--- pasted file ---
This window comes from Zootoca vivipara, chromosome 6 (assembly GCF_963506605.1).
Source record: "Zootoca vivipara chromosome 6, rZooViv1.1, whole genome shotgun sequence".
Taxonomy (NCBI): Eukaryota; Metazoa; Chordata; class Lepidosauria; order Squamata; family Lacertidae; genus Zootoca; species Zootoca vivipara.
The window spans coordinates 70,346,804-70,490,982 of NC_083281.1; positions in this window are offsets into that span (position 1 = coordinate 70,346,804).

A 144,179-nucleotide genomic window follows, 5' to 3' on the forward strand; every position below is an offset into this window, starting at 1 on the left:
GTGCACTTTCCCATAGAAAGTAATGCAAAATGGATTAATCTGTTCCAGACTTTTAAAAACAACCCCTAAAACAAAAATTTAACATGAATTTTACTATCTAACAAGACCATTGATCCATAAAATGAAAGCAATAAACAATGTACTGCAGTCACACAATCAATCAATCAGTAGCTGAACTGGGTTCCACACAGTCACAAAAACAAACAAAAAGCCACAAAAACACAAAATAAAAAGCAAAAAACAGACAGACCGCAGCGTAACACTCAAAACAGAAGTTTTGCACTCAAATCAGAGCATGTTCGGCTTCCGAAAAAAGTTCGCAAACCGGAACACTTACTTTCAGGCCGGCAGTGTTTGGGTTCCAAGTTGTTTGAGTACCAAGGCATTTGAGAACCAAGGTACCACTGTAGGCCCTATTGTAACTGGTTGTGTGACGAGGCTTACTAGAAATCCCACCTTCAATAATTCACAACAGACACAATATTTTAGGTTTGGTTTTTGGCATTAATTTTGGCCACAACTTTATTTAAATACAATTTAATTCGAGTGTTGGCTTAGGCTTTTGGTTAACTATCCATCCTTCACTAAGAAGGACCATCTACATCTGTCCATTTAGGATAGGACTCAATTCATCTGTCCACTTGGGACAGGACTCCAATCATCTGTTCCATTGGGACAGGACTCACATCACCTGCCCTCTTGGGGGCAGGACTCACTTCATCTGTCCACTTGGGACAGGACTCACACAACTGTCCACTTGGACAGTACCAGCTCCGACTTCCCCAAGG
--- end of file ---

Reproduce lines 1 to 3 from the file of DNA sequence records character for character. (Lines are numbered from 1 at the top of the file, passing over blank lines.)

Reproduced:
This window comes from Zootoca vivipara, chromosome 6 (assembly GCF_963506605.1).
Source record: "Zootoca vivipara chromosome 6, rZooViv1.1, whole genome shotgun sequence".
Taxonomy (NCBI): Eukaryota; Metazoa; Chordata; class Lepidosauria; order Squamata; family Lacertidae; genus Zootoca; species Zootoca vivipara.